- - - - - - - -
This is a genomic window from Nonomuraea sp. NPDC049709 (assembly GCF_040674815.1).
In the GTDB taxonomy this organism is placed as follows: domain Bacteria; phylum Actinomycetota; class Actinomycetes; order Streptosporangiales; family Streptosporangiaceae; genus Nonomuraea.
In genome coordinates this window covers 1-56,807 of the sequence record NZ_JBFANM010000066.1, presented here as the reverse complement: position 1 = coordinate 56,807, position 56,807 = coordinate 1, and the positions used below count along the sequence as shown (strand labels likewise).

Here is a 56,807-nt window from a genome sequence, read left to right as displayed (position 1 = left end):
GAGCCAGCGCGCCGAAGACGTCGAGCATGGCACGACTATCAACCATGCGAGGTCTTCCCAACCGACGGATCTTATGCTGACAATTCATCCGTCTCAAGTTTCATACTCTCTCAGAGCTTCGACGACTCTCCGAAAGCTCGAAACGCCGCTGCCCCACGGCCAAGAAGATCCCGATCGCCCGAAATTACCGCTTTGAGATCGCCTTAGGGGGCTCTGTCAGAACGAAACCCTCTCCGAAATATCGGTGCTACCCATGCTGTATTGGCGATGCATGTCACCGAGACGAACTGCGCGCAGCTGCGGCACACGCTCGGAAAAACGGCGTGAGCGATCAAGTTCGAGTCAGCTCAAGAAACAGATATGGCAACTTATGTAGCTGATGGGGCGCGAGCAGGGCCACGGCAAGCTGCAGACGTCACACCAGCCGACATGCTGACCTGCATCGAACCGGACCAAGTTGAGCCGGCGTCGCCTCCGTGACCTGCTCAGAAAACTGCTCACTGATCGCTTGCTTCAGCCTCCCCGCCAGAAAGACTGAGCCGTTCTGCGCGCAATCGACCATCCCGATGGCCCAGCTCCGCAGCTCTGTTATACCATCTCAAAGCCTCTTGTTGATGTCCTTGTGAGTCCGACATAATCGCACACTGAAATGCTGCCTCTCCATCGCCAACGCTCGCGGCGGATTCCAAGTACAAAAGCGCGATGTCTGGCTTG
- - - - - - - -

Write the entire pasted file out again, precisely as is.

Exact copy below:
This is a genomic window from Nonomuraea sp. NPDC049709 (assembly GCF_040674815.1).
In the GTDB taxonomy this organism is placed as follows: domain Bacteria; phylum Actinomycetota; class Actinomycetes; order Streptosporangiales; family Streptosporangiaceae; genus Nonomuraea.
In genome coordinates this window covers 1-56,807 of the sequence record NZ_JBFANM010000066.1, presented here as the reverse complement: position 1 = coordinate 56,807, position 56,807 = coordinate 1, and the positions used below count along the sequence as shown (strand labels likewise).

Here is a 56,807-nt window from a genome sequence, read left to right as displayed (position 1 = left end):
GAGCCAGCGCGCCGAAGACGTCGAGCATGGCACGACTATCAACCATGCGAGGTCTTCCCAACCGACGGATCTTATGCTGACAATTCATCCGTCTCAAGTTTCATACTCTCTCAGAGCTTCGACGACTCTCCGAAAGCTCGAAACGCCGCTGCCCCACGGCCAAGAAGATCCCGATCGCCCGAAATTACCGCTTTGAGATCGCCTTAGGGGGCTCTGTCAGAACGAAACCCTCTCCGAAATATCGGTGCTACCCATGCTGTATTGGCGATGCATGTCACCGAGACGAACTGCGCGCAGCTGCGGCACACGCTCGGAAAAACGGCGTGAGCGATCAAGTTCGAGTCAGCTCAAGAAACAGATATGGCAACTTATGTAGCTGATGGGGCGCGAGCAGGGCCACGGCAAGCTGCAGACGTCACACCAGCCGACATGCTGACCTGCATCGAACCGGACCAAGTTGAGCCGGCGTCGCCTCCGTGACCTGCTCAGAAAACTGCTCACTGATCGCTTGCTTCAGCCTCCCCGCCAGAAAGACTGAGCCGTTCTGCGCGCAATCGACCATCCCGATGGCCCAGCTCCGCAGCTCTGTTATACCATCTCAAAGCCTCTTGTTGATGTCCTTGTGAGTCCGACATAATCGCACACTGAAATGCTGCCTCTCCATCGCCAACGCTCGCGGCGGATTCCAAGTACAAAAGCGCGATGTCTGGCTTG